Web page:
David Blanchflower
Iraq crisis: How Saudi Arabia helped Isis take over the north of the country

How Saudi Arabia helped Isis take over northern Iraq

A speech by an ex-MI6 boss hints at a plan going back over a decade. In some areas, being Shia is akin to being a Jew in Nazi Germany, says Patrick Cockburn
The evolution of Andy Serkis: First Gollum, then King Kong - now the actor is swinging through the trees in Dawn of the Planet of the Apes

The evolution of Andy Serkis

First Gollum, then King Kong - now the actor is swinging through the trees in Dawn of the Planet of the Apes
You thought 'Benefits Street' was controversial: Follow-up documentary 'Immigrant Street' has got locals worried

You thought 'Benefits Street' was controversial...

Follow-up documentary 'Immigrant Street' has got locals worried
Refugee children from Central America let down by Washington's high ideals

Refugee children let down by Washington's high ideals

Democrats and Republicans refuse to set aside their differences to cope with the influx of desperate Central Americas, says Rupert Cornwell
Children's books are too white, says Laureate

Children's books are too white, says Laureate

Malorie Blackman appeals for a better ethnic mix of authors and characters and the illustrator Quentin Blake comes to the rescue
Blackest is the new black: Scientists have developed a material so dark that you can't see it...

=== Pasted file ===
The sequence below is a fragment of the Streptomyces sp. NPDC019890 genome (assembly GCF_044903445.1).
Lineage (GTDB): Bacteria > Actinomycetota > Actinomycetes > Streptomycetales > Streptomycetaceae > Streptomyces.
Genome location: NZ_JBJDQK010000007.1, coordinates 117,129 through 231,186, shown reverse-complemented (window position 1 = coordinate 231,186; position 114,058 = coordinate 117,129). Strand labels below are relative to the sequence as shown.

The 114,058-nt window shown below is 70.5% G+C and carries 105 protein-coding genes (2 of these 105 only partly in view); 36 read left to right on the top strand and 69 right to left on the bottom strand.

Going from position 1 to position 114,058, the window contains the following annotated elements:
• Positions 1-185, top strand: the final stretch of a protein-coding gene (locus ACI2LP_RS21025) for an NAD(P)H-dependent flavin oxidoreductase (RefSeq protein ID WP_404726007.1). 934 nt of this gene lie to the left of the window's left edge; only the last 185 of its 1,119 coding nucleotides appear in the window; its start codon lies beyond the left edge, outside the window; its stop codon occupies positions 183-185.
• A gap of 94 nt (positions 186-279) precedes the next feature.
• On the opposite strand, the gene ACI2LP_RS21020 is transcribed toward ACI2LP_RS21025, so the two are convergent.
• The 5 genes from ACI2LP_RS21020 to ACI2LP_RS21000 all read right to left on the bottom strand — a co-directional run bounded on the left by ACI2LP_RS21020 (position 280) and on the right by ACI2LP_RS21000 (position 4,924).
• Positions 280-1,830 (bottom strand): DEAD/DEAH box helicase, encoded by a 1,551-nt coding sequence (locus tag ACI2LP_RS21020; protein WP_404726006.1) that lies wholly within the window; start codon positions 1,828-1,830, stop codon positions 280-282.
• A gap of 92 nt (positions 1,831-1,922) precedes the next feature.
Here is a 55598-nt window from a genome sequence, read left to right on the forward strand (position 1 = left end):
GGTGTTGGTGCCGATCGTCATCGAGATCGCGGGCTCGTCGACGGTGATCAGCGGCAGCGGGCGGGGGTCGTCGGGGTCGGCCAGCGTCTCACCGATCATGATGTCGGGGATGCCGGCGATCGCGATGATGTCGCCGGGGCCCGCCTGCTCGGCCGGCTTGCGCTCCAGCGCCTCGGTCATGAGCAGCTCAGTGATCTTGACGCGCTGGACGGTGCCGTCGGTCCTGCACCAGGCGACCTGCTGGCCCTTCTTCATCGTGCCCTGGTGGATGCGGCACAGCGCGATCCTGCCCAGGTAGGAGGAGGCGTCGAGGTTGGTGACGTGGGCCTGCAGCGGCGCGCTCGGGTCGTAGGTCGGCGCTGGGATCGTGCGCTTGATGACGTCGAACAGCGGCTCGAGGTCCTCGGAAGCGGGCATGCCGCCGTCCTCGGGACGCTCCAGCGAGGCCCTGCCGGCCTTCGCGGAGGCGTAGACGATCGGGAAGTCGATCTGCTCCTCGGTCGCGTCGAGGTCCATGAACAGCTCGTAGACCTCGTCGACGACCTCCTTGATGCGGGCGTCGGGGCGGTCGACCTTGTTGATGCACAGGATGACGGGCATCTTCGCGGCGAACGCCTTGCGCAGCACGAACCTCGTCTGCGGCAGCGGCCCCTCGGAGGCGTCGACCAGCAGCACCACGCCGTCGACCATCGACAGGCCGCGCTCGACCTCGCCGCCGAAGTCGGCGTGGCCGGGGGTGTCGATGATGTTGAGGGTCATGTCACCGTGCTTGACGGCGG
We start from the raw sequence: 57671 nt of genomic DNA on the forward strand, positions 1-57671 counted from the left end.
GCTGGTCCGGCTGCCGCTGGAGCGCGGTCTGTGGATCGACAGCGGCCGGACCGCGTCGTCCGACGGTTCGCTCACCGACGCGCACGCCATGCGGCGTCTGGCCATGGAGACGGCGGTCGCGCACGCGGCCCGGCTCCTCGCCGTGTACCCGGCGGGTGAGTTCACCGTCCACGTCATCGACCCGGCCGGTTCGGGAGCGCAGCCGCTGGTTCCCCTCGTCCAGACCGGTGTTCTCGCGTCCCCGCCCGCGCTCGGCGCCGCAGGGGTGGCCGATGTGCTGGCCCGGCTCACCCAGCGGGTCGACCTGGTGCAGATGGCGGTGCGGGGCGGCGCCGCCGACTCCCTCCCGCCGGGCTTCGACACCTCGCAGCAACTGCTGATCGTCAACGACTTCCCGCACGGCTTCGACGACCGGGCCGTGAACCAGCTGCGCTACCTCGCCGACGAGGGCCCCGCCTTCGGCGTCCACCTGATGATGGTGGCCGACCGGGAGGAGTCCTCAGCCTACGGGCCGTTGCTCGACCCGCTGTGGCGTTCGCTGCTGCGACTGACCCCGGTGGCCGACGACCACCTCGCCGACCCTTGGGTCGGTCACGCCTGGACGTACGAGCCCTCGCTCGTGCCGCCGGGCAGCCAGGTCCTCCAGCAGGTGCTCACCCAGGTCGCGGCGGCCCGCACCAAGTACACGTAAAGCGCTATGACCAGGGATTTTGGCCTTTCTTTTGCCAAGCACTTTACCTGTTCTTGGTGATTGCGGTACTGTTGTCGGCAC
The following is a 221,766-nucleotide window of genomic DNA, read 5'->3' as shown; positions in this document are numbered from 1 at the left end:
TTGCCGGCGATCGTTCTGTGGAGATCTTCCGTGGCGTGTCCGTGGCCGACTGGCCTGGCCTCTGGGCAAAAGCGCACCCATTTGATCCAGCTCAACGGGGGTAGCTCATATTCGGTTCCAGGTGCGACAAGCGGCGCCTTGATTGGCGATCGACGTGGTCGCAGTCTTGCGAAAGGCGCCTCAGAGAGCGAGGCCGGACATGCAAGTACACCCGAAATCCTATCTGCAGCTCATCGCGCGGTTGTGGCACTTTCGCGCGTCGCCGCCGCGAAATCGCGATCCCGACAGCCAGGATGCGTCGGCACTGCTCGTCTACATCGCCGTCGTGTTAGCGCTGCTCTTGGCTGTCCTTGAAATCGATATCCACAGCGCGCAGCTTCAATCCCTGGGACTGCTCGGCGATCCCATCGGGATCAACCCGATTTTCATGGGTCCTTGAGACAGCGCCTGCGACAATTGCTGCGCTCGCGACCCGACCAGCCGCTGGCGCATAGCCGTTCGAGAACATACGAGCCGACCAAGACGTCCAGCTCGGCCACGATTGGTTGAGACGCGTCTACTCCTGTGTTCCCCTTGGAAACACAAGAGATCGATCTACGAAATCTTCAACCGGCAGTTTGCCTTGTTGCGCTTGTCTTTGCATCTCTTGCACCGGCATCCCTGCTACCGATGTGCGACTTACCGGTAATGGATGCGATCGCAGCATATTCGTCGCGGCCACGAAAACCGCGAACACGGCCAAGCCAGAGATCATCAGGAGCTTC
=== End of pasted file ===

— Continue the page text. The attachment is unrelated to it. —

Blackest is the new black

Scientists have developed a material so dark that you can't see it...
Matthew Barzun: America's diplomatic dude

Matthew Barzun: America's diplomatic dude

The US Ambassador to London holds 'jeans and beer' gigs at his official residence – it's all part of the job, he tells Chris Green
Meet the Quantified Selfers: From heart rates to happiness, there is little this fast-growing, self-tracking community won't monitor

Meet the 'Quantified Selfers'

From heart rates to happiness, there is little this fast-growing, self-tracking community won't monitor
Madani Younis: Five-star reviews are just the opening act for British theatre's first non-white artistic director

Five-star reviews are just the opening act for British theatre's first non-white artistic director

Madani Younis wants the neighbourhood to follow his work as closely as his audiences do
Mrs Brown and her boys: are they having a laugh?

Mrs Brown and her boys: are they having a laugh?

When it comes to national stereotyping, the Irish – among others – know it can pay to play up to outsiders' expectations, says DJ Taylor
Gavin Maxwell's bitter legacy: Was the otter man the wildlife champion he appeared to be?

Otter man Gavin Maxwell's bitter legacy

The aristocrat's eccentric devotion to his pets inspired a generation. But our greatest living nature writer believes his legacy has been quite toxic
Joanna Rowsell: The World Champion cyclist on breaking her collarbone, shattering her teeth - and dealing with alopecia

Joanna Rowsell: 'I wear my wig to look normal'

The World Champion cyclist on breaking her collarbone, shattering her teeth - and dealing with alopecia
Bill Granger recipes: Our chef gives raw ingredients a lift with his quick marinades

Bill Granger's quick and delicious marinades

Our chef's marinades are great for weekend barbecuing, but are also a delicious way of injecting flavour into, and breaking the monotony of, weekday meals
Germany vs Argentina World Cup 2014 preview: Why Brazilians don't love their neighbours Argentina any more

Anyone but Argentina – why Brazilians don’t love their neighbours any more

The hosts will be supporting Germany in today's World Cup final, reports Alex Bellos
The Open 2014: Time again to ask that major question - can Lee Westwood win at last?

The Open 2014

Time again to ask that major question - can Lee Westwood win at last?